For example, let’s say you vest $10k worth of stocks. If your income tax is at 30%, then you’ll pay $3k in income tax for that vest. Your employer might sell some of your stocks on vest to pay for a portion of that income tax, and the rest you’ll end up owing IRS when you file your taxes.

Let’s say your $10k of stocks become $12k, and you sell.

  • If you sell your stocks within a year of your vest date, then you’ll pay income tax on the gains. So in this case, you’d pay additional income tax on just the $2k.
  • If you sell your stocks after a year of your vest date, you’ll pay long-term capital gains tax, which is likely lower than your income tax, most likely 0% or 15%.

If you sell your stocks immediately after they vest, then you won’t be paying (or you’ll be paying a minimal amount) of capital gains taxes, since there would not be (much) gains on the stock from vest to sell time. It’s helpful to think of vests as your employer immediately paying you the vesting amount in cash and then you spending all of that cash on purchasing your company’s stocks.

Non tax advantaged accounts

You can also invest directly through a brokerage like Vanguard or Robinhood. This is like RSUs, except you’re using your cash (i.e. already taxed money) to invest instead of the stocks vesting. You’ll be paying capital gains when you sell. You can also use tax-loss harvesting to decrease the amount you pay in capital gains.

High Interest Savings Account (HISA)

This is not actually an investment account, but you should have 3-6 months worth of your expenses in cash in case of emergencies. You can put it inside a High Interest Savings Account to get at least some interest on the savings.

Index funds

In the 401(k), IRA, or your non-tax advantaged accounts, there’s a variety of ways you can invest your money. I don’t want to give investment advice, but a common one nowadays is using index funds, which directly track the (stock/bond) market with minimal fees. You can look at the Bogleheads wiki to get some examples of how people invest in this way.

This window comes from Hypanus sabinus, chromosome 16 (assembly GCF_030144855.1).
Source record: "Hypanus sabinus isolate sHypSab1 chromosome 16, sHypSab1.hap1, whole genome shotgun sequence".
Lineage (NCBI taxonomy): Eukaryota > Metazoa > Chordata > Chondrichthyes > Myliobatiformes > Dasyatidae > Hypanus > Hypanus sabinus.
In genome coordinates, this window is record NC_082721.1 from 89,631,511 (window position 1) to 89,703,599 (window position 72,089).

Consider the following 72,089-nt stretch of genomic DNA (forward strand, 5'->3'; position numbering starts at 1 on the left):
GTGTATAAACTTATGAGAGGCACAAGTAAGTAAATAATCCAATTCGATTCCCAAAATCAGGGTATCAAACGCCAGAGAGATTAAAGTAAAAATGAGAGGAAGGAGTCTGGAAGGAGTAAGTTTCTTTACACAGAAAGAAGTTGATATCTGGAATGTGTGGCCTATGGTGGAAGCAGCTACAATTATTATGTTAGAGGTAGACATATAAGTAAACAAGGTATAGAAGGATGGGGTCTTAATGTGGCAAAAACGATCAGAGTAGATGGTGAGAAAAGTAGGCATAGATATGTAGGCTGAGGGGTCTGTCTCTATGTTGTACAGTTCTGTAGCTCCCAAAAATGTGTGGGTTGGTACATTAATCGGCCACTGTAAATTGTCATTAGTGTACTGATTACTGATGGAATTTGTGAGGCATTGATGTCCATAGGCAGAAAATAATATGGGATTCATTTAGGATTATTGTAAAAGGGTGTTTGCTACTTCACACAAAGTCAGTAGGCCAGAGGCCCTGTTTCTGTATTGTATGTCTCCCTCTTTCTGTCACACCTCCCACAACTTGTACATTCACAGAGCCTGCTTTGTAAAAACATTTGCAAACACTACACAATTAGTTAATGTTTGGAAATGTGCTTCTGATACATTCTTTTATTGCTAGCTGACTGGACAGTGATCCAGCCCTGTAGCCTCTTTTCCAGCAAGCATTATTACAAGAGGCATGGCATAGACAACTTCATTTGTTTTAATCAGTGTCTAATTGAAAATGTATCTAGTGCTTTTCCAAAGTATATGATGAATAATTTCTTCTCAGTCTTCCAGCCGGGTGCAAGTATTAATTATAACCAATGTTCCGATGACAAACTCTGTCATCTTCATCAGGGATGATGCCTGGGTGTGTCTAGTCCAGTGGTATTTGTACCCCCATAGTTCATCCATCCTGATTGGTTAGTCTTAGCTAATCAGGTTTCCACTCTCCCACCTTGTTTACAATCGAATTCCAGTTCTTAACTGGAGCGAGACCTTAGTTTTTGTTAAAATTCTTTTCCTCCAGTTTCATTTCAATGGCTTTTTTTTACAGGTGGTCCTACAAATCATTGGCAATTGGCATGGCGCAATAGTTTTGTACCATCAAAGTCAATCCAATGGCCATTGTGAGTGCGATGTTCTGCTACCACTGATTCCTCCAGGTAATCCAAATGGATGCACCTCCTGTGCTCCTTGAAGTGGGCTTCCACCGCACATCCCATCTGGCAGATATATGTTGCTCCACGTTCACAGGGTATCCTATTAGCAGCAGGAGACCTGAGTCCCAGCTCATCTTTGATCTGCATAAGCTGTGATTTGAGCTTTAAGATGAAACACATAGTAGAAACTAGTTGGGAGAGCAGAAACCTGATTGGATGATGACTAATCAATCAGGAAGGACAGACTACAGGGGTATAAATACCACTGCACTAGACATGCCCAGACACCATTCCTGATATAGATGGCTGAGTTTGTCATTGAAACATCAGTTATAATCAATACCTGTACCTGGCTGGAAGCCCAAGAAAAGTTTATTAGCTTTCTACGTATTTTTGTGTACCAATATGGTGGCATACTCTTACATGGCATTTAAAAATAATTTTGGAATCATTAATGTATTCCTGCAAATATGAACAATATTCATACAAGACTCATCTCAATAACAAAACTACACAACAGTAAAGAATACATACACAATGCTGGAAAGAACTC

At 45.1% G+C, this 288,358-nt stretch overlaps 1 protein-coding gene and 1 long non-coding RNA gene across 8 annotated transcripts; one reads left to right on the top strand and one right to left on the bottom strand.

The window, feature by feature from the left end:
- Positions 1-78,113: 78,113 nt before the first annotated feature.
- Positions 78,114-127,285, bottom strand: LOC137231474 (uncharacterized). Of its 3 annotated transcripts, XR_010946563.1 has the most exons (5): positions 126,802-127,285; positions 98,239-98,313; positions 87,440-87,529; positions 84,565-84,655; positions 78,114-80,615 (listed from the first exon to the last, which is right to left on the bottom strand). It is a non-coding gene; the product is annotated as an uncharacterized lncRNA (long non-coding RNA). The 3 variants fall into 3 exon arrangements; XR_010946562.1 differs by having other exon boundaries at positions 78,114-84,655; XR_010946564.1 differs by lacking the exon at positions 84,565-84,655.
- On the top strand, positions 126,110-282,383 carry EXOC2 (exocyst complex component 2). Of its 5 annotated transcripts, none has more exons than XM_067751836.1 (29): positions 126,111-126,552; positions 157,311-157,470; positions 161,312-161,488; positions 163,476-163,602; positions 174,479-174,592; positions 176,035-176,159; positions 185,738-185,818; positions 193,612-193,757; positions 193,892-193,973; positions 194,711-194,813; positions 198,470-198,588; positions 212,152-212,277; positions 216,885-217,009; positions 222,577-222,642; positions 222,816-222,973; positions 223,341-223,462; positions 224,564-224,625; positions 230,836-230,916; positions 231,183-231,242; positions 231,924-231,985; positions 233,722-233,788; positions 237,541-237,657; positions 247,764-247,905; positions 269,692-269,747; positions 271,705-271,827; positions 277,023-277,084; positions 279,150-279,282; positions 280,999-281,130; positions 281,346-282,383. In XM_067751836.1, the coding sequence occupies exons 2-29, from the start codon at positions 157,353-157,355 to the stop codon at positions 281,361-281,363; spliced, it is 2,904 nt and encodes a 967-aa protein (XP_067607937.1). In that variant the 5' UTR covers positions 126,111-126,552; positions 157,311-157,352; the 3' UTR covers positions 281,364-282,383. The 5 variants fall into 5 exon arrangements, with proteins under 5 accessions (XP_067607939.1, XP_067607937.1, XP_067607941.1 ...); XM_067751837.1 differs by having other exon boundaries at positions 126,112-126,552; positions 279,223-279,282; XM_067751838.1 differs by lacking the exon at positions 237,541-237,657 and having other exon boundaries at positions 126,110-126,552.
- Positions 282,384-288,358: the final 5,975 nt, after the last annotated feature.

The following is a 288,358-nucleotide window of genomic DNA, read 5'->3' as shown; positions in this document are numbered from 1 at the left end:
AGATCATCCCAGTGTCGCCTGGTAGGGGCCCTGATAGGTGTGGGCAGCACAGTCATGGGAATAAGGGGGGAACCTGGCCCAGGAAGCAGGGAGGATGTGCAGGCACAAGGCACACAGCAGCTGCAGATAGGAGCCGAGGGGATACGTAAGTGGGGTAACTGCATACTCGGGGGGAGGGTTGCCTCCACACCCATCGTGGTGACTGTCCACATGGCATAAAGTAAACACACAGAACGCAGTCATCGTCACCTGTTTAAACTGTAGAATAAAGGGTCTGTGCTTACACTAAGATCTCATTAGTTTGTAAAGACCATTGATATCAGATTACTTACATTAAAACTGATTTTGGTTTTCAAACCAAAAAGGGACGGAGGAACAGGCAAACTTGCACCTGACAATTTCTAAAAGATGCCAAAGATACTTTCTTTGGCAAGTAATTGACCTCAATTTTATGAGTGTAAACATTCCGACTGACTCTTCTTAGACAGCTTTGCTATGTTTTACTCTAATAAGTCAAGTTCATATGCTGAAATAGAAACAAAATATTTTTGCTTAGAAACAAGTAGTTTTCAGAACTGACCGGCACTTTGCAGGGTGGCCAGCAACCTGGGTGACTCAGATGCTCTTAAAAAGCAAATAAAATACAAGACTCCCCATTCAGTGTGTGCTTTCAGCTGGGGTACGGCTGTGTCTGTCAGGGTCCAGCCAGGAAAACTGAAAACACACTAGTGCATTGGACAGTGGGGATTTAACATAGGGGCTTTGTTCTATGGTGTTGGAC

Lots of tech companies, by default, will invest your 401(k) contributions to Target Date Funds which starts off stock heavy with lots of potential growth and a lot of risk, then slowly switch to safer investments like bonds over time as you get closer to retirement age. This could be a good option if you don’t want to think about how to invest your money, though you should talk to a financial advisor for your specific needs.

Moving money between accounts

You’re able to move funds from your 401(k) to your IRA (likely when you leave a company). You can also rollover 401(k) funds to other 401(k) funds when you join a new company.

You can rollover your Roth 401(k) to your Roth IRA, which is helpful if you want to withdraw your funds earlier before retirement. In this case, there’s rules that determine when you can withdraw your Roth 401(k) funds after rolling over to your Roth IRA. In general, if you’re planning to do this rollover, you should open a Roth IRA early to meet the 5 year rule.

Moving to an IRA can be helpful since you may have access to more choices of investments than what your employer offers. But there’s pros and cons of rolling over from 401(k) to IRA, and there’s other factors to consider like lawsuit protection in 401(k)s. It’s possible that your 401(k) could have better options than you could get individually in an IRA as well.

Here’s a somewhat convoluted diagram to show you ways in which you can transfer funds between accounts.

Retirement accounts flow chart

Red arrows are ones where you must pay taxes in order to move money in that direction (i.e. pre-tax to post-tax)

If you’re planning to FIRE (Financial Independence, Retire Early), then you can use a Roth conversion ladder to slowly funnel your pre-tax retirement funds to Roth accounts while minimizing tax paid.


  • [1] If you make a direct contribution to a Roth IRA, you can withdraw the original contribution (principle) at any time. The 5 year period is assuming you do a Backdoor Roth IRA.
  • [2] This is because you’re doing the Backdoor. Otherwise you’d have until April for direct contributions.